Education and training – Germany

How digital training for refugees is opening doors to employment

Alice Tofts

There are many obstacles facing refugees arriving in Germany. Even if they manage to navigate the country’s asylum system, they must find ways to enter the country’s jobs market. The first barrier for any newcomer to Germany is the language. Then there is knowing what jobs are out there. Finally, there is the question of qualifications. Many refugees arrive with much-needed skills but can struggle to get their abilities recognized by future employers. Formal professional qualifications may not be readily transferable. Others will need to gain the skills necessary to secure any available opportunities. Recognizing these challenges, the ReDI School of Digital Integration has designed a range of initiatives to provide solutions to refugees and other marginalized communities in the country. 

There are currently an estimated 96,000 unfilled jobs in the German IT industry. When Anne Kjær Bathel co-founded ReDI in December 2015, the figure was only half of that, and this gap continues to grow: in the next five or six years, she believes, this unmet demand could double again. Alongside its obvious advantages as a growing job market, Bathel believed that expanding access to the tech industry is crucial to integration. ‘It is hard to think about a job these days that is not to some degree digital,’ she says. ‘In order to be an active citizen in Europe and the world these days, you really need to have digital skills.’ Gaining digital skills allows newcomers to be included in society both professionally and personally. 

 Since the Berlin school opened in February 2016, seven more schools have opened in Munich, North Rhine- Westphalia, Hamburg, Copenhagen, Aarhus, Malmö and one online. ReDI offers courses in web development, software development, analytics, cloud computing, user design computing and marketing. Students also benefit from project-based work to ensure they gain hands-on experience alongside knowledge acquisition. As well as being a school where students gain practical digital skills, ReDI is also a ‘platform to connect the right skills with the right network’. For Bathel it is ‘50 per cent what you know and 50 per cent who you know’.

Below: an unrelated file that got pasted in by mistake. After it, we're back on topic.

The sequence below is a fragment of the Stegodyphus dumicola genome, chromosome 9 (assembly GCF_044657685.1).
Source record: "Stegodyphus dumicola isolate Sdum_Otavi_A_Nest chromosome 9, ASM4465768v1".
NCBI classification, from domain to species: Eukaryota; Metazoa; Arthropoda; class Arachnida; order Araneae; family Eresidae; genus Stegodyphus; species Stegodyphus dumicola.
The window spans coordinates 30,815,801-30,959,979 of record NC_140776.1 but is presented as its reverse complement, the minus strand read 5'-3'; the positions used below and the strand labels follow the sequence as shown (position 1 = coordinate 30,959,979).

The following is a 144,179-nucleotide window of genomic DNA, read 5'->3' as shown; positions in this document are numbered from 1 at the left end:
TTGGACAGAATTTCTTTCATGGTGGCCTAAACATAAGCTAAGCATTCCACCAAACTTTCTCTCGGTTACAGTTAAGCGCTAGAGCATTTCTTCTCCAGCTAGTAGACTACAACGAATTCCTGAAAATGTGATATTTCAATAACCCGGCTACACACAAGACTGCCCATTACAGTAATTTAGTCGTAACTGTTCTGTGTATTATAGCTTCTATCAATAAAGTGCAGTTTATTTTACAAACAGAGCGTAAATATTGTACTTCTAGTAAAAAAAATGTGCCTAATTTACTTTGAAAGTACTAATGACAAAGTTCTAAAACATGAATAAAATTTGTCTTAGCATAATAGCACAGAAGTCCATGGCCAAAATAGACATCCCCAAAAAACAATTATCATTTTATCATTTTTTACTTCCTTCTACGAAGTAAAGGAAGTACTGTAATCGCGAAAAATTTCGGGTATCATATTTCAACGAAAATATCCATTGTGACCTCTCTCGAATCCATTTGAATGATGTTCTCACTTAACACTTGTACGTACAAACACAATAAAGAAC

One outcome of co-creation is increased representation of female students, from 10 per cent in the first year to 45 per cent in the high-end tech courses in 2022.

Fadi Zaim was once a student himself at ReDI after arriving in Germany from Syria. He knows what it is like to be both a newcomer with a refugee background, equipping himself with the skills needed, as well as to be part of developing and managing a ReDI School on a daily basis. Restoring agency to newcomers, both through digital skills acquisition and through exchange and dialogue, is an important part of supporting those with refugee backgrounds to settle in a new country. It is not unusual for students to stay connected to the school after graduating – like Zaim – and use their experience and skills to help others: around 15 per cent of its volunteer teachers are former students themselves. Gaining skills, experience and a wider social network are essential to being a student at ReDI. 

ReDI’s huge tech network supports this theory, allowing students to meet their tech partners through their programme of events and job fairs. These networking opportunities have in the past led to students gaining interviews, internships and jobs. This close connection between ReDI, their students and professionals working in the tech industry allows students to be up to date with the skills required to join the job market. Students can be matched with a mentor, which, as Zaim points out, allows students to learn ‘from someone who is working in this field, who is really up to date’.